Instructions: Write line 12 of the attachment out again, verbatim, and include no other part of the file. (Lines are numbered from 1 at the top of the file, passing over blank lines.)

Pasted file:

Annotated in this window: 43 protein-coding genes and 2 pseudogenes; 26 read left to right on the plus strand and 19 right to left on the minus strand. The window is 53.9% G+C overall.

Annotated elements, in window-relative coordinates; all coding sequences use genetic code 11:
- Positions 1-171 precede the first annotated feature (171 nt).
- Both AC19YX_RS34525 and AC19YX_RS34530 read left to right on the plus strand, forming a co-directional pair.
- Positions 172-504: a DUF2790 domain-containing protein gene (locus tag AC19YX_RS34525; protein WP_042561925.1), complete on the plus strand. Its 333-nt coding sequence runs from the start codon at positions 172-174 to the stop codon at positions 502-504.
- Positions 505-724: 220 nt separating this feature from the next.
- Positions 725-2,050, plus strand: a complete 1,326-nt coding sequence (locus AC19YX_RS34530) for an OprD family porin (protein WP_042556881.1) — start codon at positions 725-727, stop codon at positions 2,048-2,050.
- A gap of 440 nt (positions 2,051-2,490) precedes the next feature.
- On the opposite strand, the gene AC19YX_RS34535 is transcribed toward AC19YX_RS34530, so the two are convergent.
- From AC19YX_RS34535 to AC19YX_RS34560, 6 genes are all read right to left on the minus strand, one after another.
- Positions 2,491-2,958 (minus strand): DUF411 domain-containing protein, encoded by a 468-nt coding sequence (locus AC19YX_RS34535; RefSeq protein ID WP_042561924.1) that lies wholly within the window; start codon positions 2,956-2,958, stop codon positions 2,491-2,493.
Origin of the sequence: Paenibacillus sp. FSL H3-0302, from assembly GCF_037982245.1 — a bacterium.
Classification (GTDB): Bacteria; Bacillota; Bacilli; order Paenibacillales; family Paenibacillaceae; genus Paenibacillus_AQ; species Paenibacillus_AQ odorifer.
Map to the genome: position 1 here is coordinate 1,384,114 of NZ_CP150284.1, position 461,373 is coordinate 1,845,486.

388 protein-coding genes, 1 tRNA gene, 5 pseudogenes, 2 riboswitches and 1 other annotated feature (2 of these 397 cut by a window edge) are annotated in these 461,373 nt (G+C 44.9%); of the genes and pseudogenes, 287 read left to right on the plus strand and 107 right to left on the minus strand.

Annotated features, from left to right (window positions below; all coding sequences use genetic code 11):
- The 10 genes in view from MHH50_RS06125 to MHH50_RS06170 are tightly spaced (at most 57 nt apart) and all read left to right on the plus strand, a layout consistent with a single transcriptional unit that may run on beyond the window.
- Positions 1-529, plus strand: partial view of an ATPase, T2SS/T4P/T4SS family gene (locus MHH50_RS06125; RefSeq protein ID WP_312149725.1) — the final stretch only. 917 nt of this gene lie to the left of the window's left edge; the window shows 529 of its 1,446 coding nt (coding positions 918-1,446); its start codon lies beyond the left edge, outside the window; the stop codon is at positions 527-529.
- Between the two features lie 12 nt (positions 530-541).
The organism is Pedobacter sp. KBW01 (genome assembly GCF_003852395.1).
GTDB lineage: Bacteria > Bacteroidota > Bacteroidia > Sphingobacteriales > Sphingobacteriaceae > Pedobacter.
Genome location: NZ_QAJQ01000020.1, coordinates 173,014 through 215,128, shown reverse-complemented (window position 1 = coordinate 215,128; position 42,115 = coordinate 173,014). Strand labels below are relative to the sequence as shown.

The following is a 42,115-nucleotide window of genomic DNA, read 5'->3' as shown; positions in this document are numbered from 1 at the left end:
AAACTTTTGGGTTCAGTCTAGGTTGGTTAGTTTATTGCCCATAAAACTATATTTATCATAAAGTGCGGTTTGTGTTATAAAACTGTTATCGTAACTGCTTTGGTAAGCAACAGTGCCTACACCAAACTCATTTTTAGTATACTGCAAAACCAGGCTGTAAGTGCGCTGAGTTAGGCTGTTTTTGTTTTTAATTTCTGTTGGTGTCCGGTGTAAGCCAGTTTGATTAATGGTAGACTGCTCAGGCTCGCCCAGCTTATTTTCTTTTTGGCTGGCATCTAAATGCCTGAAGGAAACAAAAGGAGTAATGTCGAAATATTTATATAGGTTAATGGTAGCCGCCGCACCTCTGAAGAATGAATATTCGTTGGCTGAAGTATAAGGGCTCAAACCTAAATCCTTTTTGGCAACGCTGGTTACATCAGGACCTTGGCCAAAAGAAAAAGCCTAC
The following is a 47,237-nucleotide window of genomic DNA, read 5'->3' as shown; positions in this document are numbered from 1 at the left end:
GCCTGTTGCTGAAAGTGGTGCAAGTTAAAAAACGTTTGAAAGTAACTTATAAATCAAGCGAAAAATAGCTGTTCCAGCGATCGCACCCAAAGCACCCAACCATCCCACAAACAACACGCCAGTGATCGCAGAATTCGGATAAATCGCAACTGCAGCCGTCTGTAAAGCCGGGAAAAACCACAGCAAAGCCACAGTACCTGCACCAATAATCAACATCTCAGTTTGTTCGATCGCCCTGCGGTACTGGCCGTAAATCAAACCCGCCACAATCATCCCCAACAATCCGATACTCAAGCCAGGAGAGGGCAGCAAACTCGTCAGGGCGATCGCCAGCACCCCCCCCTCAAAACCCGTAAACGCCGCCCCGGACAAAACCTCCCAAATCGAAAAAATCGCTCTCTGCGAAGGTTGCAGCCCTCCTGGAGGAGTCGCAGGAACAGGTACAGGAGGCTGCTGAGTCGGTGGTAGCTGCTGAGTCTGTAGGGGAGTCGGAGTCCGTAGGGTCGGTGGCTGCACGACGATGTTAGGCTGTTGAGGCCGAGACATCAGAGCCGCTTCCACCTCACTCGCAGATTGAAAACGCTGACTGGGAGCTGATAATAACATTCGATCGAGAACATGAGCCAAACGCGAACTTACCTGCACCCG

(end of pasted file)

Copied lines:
Origin of the sequence: Paenibacillus sp. FSL H3-0302, from assembly GCF_037982245.1 — a bacterium.